Rare, poisonous night monkeys born in Amersfoort Zoo

Two rare night monkeys, also called slow lorises, were born in a zoo in Amersfoort. The monkeys are nocturnal and move slowly, hence the name slow lorises, but have venom glands on their elbows and can move quickly when provoked, allowing them to protect their young and hunt.

The monkeys are only seven centimeters tall

The cute-looking baby monkeys are only seven inches long, and some species of the creature can grow up to 37 inches in adulthood. Despite their cute appearance, the monkeys can be deadly, with poison glands on their elbows that can lick mothers and transfer poison to their young to protect them from predators.

But even with this protection, the monkeys have become endangered in the wild. Originally found in Vietnam, Laos and other parts of Southeast Asia, slow lorises range from critically endangered species, such as the Bangka slow loris, to the endangered Bengal slow loris, and the more commonly spotted but nevertheless vulnerable Bornean slow loris. According to primate experts, all slow loris populations in the wild are believed to be at risk.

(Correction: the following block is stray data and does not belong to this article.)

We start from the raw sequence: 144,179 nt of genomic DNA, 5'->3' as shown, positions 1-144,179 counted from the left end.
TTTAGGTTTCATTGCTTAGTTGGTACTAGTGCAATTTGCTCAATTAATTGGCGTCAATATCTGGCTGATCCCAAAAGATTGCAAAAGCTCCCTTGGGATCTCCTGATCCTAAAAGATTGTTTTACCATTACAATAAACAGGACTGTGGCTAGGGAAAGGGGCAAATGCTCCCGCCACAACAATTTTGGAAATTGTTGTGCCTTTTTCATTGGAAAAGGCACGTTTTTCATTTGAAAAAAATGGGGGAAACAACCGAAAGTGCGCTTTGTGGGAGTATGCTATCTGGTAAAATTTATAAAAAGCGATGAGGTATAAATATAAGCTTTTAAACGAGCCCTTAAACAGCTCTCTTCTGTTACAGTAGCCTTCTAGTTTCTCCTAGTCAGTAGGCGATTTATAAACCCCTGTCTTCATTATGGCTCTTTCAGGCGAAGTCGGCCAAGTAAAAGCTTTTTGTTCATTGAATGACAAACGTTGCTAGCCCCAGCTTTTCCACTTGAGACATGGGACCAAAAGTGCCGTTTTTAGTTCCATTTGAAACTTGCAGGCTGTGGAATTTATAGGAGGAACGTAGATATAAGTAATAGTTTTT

Amersfoot’s newest monkeys are settling into their new home

The two recently born monkeys have settled into their new home, an enclosure at the zoo. The babies, twins, live at the zoo with their father and mother, and the zoo has taken many photos to track their development. They are doing well,” says care provider Christel Broekman NOS. “The twins look around curiously, but for now they explore the environment from their mother’s belly or the plants.”

The pygmy slow loris is known for its high visibility at night, which also makes the animals vulnerable to predators due to their highly reflective eyes. The animals are nocturnal and hide in trees during the day, but can move quickly as they hunt for insects to eat.

“Before the mother goes hunting, she licks her elbows, which have special poison glands. She then licks her young, so that the poison protects the young animal from predators,” says Broekman. “The new mother protects her young. That’s why we have to wait until the mother allows us to get close,” the caregiver added.

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